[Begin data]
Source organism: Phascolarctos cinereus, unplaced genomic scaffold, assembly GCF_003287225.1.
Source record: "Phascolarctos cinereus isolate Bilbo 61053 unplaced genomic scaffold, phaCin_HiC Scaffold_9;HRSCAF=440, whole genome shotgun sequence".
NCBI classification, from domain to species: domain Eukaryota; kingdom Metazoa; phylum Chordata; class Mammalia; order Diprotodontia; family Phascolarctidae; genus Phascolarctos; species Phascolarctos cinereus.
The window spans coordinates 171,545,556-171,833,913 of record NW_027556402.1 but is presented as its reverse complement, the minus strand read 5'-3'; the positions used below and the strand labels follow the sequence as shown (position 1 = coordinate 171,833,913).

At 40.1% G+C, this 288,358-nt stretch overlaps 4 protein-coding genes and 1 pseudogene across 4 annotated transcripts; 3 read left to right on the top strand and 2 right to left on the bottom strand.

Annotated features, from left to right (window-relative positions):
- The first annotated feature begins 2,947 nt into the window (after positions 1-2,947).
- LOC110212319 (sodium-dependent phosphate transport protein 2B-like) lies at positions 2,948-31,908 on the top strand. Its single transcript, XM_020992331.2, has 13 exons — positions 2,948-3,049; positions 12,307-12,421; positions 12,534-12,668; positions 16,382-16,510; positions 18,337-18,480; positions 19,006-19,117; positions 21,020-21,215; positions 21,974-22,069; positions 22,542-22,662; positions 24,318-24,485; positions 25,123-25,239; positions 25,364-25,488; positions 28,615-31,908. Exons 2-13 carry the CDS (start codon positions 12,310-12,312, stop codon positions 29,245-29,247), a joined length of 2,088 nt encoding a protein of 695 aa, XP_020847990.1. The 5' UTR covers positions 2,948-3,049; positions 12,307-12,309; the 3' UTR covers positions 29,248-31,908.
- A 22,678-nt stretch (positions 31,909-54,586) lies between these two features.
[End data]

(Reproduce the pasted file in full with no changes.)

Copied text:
Source organism: Phascolarctos cinereus, unplaced genomic scaffold, assembly GCF_003287225.1.
Source record: "Phascolarctos cinereus isolate Bilbo 61053 unplaced genomic scaffold, phaCin_HiC Scaffold_9;HRSCAF=440, whole genome shotgun sequence".
NCBI classification, from domain to species: domain Eukaryota; kingdom Metazoa; phylum Chordata; class Mammalia; order Diprotodontia; family Phascolarctidae; genus Phascolarctos; species Phascolarctos cinereus.
The window spans coordinates 171,545,556-171,833,913 of record NW_027556402.1 but is presented as its reverse complement, the minus strand read 5'-3'; the positions used below and the strand labels follow the sequence as shown (position 1 = coordinate 171,833,913).

At 40.1% G+C, this 288,358-nt stretch overlaps 4 protein-coding genes and 1 pseudogene across 4 annotated transcripts; 3 read left to right on the top strand and 2 right to left on the bottom strand.

Annotated features, from left to right (window-relative positions):
- The first annotated feature begins 2,947 nt into the window (after positions 1-2,947).
- LOC110212319 (sodium-dependent phosphate transport protein 2B-like) lies at positions 2,948-31,908 on the top strand. Its single transcript, XM_020992331.2, has 13 exons — positions 2,948-3,049; positions 12,307-12,421; positions 12,534-12,668; positions 16,382-16,510; positions 18,337-18,480; positions 19,006-19,117; positions 21,020-21,215; positions 21,974-22,069; positions 22,542-22,662; positions 24,318-24,485; positions 25,123-25,239; positions 25,364-25,488; positions 28,615-31,908. Exons 2-13 carry the CDS (start codon positions 12,310-12,312, stop codon positions 29,245-29,247), a joined length of 2,088 nt encoding a protein of 695 aa, XP_020847990.1. The 5' UTR covers positions 2,948-3,049; positions 12,307-12,309; the 3' UTR covers positions 29,248-31,908.
- A 22,678-nt stretch (positions 31,909-54,586) lies between these two features.